This section needs expansion. You can help by adding to it. (November 2009)
The executive is constituted by the Senate of Bremen, elected by the Bürgerschaft. The Senate is chaired by the President of the senate (Senatspräsident), who is also one of the mayors of the city of Bremen (Bürgermeister) and is elected directly by the Bürgerschaft. The Senate selects of its members as a second mayor who serves as deputy of the president. In contrast to the Federal Chancellor of Germany or other German states, the President of the Senate has no authority to override senators on policy, which is decided upon by the senate collectively. Since 1945, the Senate has continuously been dominated by the Social Democratic Party.
On a municipal level, the two cities in the state are administered separately:
- The administration of the city of Bremen is headed by the two mayors and controlled by the portion of the Bürgerschaft elected in the city of Bremen (68 members).
- Bremerhaven, on the other hand, has a municipal assembly distinct from the state legislature and an administration under a distinct head mayor (Oberbürgermeister) and a distinct second mayor.
2003 state reelectionsEdit
Henning Scherf (SPD) remained Mayor and Senate President, in an SPD-CDU grand coalition. As promised he resigned after half of the legislative period. The Mayor and Senate President from 8 November 2005, until 17 July 2015, was Jens Böhrnsen.
2007 state electionsEdit
The 2007 elections were held on 13 May.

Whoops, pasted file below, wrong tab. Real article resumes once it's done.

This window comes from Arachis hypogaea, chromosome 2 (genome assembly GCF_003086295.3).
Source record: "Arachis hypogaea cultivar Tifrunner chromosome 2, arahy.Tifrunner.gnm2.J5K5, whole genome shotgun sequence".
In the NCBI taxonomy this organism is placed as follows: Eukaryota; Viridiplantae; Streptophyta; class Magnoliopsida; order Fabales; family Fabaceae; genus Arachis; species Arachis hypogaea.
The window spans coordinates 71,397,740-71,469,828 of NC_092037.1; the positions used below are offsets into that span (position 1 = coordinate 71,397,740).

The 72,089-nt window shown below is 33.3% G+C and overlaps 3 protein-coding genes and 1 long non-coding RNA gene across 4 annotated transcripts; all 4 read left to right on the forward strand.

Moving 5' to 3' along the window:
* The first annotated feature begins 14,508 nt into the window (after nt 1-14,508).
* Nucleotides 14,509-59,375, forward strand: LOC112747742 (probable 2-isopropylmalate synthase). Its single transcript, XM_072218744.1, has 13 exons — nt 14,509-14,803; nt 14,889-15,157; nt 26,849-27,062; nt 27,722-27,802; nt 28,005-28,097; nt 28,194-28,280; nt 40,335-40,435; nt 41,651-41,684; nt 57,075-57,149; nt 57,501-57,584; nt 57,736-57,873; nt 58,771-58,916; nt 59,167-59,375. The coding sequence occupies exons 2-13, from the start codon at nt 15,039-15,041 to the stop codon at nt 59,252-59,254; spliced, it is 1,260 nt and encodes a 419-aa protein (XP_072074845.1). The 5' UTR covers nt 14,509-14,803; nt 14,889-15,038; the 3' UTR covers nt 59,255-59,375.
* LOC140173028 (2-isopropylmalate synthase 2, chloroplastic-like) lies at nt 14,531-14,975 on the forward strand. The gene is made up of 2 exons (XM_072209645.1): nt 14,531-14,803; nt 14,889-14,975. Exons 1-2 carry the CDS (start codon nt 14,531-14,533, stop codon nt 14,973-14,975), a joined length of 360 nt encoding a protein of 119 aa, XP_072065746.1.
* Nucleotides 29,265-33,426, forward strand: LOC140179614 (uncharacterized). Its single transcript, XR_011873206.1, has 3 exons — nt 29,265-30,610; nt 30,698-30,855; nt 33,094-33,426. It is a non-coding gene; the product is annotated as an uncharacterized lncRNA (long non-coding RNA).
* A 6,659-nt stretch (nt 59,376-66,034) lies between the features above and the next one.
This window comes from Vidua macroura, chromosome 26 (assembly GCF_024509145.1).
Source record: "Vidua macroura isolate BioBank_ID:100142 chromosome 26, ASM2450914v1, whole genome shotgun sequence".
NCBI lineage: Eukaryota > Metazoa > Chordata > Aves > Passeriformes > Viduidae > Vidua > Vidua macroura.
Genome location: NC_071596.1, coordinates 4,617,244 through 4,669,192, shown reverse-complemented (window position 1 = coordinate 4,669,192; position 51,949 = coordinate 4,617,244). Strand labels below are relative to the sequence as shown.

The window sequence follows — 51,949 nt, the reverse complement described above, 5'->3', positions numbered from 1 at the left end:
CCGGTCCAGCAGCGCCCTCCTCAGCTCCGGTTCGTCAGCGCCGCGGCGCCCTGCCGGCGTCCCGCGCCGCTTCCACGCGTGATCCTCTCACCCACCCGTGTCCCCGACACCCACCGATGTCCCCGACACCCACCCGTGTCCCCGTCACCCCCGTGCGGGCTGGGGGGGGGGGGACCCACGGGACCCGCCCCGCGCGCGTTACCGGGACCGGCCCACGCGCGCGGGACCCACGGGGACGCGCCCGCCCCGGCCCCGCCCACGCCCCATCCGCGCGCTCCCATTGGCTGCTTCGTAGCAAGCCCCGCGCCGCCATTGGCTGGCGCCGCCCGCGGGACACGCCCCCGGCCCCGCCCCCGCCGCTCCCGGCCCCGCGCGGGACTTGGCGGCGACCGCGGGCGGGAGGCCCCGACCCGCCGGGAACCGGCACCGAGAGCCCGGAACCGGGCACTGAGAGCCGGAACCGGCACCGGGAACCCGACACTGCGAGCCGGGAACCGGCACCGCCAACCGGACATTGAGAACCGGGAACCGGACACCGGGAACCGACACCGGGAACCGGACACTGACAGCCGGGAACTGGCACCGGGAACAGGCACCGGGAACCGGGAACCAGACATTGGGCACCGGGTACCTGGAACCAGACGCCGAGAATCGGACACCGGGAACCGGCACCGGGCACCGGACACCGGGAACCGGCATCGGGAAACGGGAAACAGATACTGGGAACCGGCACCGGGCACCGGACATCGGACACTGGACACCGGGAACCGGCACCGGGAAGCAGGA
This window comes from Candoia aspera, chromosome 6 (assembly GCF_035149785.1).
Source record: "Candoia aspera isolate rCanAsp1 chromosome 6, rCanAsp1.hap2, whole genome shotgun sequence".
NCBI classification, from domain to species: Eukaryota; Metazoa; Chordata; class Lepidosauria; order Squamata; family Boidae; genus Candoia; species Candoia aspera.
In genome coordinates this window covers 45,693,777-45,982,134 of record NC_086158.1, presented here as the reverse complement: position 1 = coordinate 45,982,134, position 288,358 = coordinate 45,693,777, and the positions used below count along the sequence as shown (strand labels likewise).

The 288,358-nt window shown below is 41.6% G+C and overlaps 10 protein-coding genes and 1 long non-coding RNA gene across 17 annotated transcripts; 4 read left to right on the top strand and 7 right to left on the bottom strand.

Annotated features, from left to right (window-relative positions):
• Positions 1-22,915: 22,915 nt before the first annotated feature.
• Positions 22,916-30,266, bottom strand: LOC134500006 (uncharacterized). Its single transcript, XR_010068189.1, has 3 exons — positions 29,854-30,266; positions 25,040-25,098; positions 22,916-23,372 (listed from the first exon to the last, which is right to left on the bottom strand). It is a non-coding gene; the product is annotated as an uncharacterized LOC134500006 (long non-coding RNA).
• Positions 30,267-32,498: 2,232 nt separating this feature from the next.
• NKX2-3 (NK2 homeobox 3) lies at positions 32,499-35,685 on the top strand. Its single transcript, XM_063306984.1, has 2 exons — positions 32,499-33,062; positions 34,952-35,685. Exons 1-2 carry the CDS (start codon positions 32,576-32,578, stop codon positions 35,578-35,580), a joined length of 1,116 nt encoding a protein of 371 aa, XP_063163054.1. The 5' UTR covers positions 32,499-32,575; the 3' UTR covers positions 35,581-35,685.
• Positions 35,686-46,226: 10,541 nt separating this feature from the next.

|Social Democratic Party (SPD)||36.8%||−5.5||33||−7||39.8%|
|Christian Democratic Union (CDU)||25.7%||−4.1||23||−6||27.7%|
|Alliance '90/The Greens||16.4%||+3.6||14||+2||16.9%|
|The Left Party.PDS||8.4%||+6.7||7||+7||8.4%|
|Free Democratic Party (FDP)||6.0%||+1.8||5||+4||6.0%|
|German People's Union (DVU)||2.7%||+0.4||1||±0||1.2%|
Coat of armsEdit
The unemployment rate stood at 9.5% in October 2018 and was the highest of all 16 German states.
|Unemployment rate in %||13.0||12.4||12.5||13.2||13.2||16.8||14.9||12.7||11.4||11.8||12.0||11.6||11.2||11.1||10.9||10.9||10.5||10.2|
The University of Bremen is the largest university in Bremen. Furthermore, Bremen has a University of the Arts Bremen, a University of Applied Sciences in Bremen and another one in Bremerhaven, and more recently the Jacobs University Bremen.
- "Bevölkerung, Gebiet - Aktuelle Statistische Berichte - Bevölkerungsentwicklung im Land Bremen". Statistisches Landesamt Bremen (in German). September 2018.
- "2014 GDP per capita in 276 EU regions" (in German). Eurostat. 2014. Retrieved 2016. Check date values in:
- "State population". Portal of the Federal Statistics Office Germany. Retrieved 25 April 2014.
- This situation earned the state its new prefix "AE" for vehicle registration, meaning "American Exclave", used until the federal reform of vehicle registration with effect of 1 July 1956.
- "Arbeitslosenquote nach Bundesländern in Deutschland 2018 | Statista". Statista (in German). Retrieved 2018-11-13.
- (Destatis),, © Statistisches Bundesamt (2018-11-13). "Federal Statistical Office Germany - GENESIS-Online". www-genesis.destatis.de. Retrieved 2018-11-13.